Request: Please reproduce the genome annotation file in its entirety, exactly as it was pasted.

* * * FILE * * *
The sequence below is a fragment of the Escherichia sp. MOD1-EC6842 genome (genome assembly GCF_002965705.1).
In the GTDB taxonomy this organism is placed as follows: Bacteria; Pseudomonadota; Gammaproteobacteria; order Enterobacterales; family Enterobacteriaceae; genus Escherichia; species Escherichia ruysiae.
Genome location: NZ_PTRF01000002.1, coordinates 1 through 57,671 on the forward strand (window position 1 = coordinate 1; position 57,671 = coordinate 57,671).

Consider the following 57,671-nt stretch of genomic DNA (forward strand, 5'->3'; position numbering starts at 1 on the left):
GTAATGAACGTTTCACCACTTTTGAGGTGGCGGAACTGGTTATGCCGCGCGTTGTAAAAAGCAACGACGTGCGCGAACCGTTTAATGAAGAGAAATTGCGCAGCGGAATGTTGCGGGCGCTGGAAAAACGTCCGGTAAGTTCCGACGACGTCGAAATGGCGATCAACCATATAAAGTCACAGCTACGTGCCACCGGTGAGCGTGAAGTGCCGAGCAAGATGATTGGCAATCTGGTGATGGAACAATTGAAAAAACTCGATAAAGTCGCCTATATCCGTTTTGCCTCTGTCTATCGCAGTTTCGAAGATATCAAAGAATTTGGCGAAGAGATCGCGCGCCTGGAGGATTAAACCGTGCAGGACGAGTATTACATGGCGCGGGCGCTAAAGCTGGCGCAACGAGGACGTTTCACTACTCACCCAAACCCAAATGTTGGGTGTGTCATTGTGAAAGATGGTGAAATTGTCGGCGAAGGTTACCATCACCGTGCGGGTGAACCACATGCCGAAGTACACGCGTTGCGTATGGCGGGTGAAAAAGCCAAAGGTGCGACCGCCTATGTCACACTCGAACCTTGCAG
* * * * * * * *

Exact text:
The sequence below is a fragment of the Escherichia sp. MOD1-EC6842 genome (genome assembly GCF_002965705.1).
In the GTDB taxonomy this organism is placed as follows: Bacteria; Pseudomonadota; Gammaproteobacteria; order Enterobacterales; family Enterobacteriaceae; genus Escherichia; species Escherichia ruysiae.
Genome location: NZ_PTRF01000002.1, coordinates 1 through 57,671 on the forward strand (window position 1 = coordinate 1; position 57,671 = coordinate 57,671).

Consider the following 57,671-nt stretch of genomic DNA (forward strand, 5'->3'; position numbering starts at 1 on the left):
GTAATGAACGTTTCACCACTTTTGAGGTGGCGGAACTGGTTATGCCGCGCGTTGTAAAAAGCAACGACGTGCGCGAACCGTTTAATGAAGAGAAATTGCGCAGCGGAATGTTGCGGGCGCTGGAAAAACGTCCGGTAAGTTCCGACGACGTCGAAATGGCGATCAACCATATAAAGTCACAGCTACGTGCCACCGGTGAGCGTGAAGTGCCGAGCAAGATGATTGGCAATCTGGTGATGGAACAATTGAAAAAACTCGATAAAGTCGCCTATATCCGTTTTGCCTCTGTCTATCGCAGTTTCGAAGATATCAAAGAATTTGGCGAAGAGATCGCGCGCCTGGAGGATTAAACCGTGCAGGACGAGTATTACATGGCGCGGGCGCTAAAGCTGGCGCAACGAGGACGTTTCACTACTCACCCAAACCCAAATGTTGGGTGTGTCATTGTGAAAGATGGTGAAATTGTCGGCGAAGGTTACCATCACCGTGCGGGTGAACCACATGCCGAAGTACACGCGTTGCGTATGGCGGGTGAAAAAGCCAAAGGTGCGACCGCCTATGTCACACTCGAACCTTGCAG